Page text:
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Paediatricians vote for college to continue accepting funds from infant formula companies

BMJ 2016; 355 doi: (Published 28 October 2016) Cite this as: BMJ 2016;355:i5827

Rapid Response:

Re: Paediatricians vote for college to continue accepting funds from infant formula companies

Right from our undergraduate days in medical school we were taught to stay away from the infant formula companies. In spite of very strict regulations from the medical and paediatric associations the companies kept coming back to the medical schools in the form of conducting quiz and sponsoring academic programs for the students. After my post-graduation I worked in a remote rural hospital in Andhra Pradesh a southern state in India. The gate keeper at the hospital would not allow the representative if he learns that he comes from a formula company. The pressure was built from all the corners, the government, professional bodies, paediatricians and the public. Currently the Indian Academy of Paediatrics, the Indian Medical Association and the Pakistan Paediatric Association does not accept funding from formula companies and setting an example for developed nations. [1]

However I see a different situation in developed economies. The recent vote by the Paediatricians to continue accepting funds from infant formula companies by the college surprises me. [2] The professional bodies of the developed nations should set an example for developing economies. I have personally witnessed the companies coming to doctors saying we have been endorsed by these bodies from overseas. The practitioners who are in remote areas of developing countries for whom the only source of some new information are these representatives and the doctors get influenced or misinformed.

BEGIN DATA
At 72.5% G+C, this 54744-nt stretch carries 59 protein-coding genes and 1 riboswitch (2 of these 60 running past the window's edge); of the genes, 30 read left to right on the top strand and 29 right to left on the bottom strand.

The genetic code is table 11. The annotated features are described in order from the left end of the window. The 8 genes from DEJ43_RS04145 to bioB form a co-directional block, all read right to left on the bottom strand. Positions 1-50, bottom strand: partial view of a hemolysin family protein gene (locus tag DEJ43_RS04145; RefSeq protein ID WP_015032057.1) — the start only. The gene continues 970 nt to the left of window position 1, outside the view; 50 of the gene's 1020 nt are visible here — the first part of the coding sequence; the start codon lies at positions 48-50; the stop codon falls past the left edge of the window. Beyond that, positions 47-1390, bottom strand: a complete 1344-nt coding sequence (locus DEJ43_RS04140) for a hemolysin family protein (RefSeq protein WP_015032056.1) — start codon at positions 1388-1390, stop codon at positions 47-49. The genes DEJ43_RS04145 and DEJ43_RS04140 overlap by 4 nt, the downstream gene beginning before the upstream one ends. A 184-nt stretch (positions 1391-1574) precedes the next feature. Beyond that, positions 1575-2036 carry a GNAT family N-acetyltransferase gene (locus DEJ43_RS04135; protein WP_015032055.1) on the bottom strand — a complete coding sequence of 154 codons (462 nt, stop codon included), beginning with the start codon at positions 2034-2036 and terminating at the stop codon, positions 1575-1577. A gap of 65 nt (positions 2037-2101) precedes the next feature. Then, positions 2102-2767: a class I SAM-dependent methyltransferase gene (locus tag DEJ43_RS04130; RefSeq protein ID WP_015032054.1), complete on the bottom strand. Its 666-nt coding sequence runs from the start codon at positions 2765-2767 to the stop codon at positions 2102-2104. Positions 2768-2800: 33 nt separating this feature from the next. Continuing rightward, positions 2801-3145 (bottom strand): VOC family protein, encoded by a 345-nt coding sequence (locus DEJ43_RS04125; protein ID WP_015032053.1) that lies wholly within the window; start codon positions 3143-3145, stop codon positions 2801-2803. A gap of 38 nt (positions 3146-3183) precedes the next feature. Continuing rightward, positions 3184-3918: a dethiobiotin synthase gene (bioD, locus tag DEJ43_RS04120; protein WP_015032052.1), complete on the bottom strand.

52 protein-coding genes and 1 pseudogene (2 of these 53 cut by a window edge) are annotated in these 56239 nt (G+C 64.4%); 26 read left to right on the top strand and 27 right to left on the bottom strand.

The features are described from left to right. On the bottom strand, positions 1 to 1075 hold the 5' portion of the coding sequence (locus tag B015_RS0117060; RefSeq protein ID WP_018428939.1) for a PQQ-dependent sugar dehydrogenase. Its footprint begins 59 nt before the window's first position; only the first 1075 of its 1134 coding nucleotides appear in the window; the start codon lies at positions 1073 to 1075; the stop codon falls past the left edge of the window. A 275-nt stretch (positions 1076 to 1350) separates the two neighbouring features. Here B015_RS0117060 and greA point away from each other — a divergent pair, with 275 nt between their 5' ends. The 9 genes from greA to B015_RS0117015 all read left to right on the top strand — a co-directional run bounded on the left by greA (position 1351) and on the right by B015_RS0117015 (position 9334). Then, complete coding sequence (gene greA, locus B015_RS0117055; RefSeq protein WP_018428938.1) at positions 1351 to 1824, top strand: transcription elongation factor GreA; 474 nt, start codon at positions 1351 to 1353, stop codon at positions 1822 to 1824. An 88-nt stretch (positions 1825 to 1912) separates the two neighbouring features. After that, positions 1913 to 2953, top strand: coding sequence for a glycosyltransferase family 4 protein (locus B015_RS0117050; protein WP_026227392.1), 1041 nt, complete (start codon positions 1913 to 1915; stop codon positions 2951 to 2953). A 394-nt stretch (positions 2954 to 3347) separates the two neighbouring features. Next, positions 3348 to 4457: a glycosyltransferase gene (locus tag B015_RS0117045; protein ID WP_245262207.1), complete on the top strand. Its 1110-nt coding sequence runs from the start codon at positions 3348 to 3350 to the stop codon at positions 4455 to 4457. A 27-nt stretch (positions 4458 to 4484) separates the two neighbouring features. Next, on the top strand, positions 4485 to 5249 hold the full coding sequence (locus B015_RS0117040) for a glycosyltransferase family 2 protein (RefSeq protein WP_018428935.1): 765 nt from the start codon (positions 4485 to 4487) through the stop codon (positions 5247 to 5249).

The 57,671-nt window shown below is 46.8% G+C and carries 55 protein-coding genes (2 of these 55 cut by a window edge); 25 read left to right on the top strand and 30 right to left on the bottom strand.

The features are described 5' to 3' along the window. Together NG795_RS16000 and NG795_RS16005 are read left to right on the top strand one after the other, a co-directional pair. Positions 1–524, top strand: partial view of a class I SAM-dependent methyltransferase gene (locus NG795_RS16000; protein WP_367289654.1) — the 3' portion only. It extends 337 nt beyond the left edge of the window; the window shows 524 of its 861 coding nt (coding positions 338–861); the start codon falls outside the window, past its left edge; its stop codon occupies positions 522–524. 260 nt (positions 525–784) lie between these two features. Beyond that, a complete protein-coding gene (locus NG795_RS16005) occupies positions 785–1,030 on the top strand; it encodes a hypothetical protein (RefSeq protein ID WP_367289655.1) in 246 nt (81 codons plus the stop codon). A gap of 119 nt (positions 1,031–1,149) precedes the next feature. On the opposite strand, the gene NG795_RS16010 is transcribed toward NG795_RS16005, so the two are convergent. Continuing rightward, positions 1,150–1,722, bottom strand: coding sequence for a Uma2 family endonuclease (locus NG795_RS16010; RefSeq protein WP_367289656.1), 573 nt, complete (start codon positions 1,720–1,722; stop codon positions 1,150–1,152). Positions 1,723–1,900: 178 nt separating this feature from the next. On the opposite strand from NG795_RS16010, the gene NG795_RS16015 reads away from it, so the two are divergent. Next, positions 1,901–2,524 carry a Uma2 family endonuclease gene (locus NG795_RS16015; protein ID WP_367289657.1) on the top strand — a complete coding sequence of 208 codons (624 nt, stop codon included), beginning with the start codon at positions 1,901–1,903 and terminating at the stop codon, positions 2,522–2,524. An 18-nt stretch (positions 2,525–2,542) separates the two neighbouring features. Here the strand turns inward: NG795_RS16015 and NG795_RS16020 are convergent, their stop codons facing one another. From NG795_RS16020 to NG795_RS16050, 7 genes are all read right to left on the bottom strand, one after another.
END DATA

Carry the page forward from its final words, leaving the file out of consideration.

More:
In an era of social media and frequent cross border travelling and immigration it is important that the professionals and professional bodies have some consistent approach as these companies have global presence. The decision taken in London has the potential to influence the medical practices in little towns in India and Africa. I recently came across an immigrant mother who asked me why the paediatricians in India were so much against formula where it is easily accepted overseas. The recently published (WHO) guidance on ending the inappropriate promotion of foods for infants and young children clearly states that caregivers receive clear and accurate information on feeding. [3]

The key question is why would an Industry support the college’s work without having a conflict of interest?



2. BMJ 2016;355:i5827


Competing interests: No competing interests

03 November 2016
Sam Ebenezer Athikarisamy
Neonatal Paediatrician
Perth, WA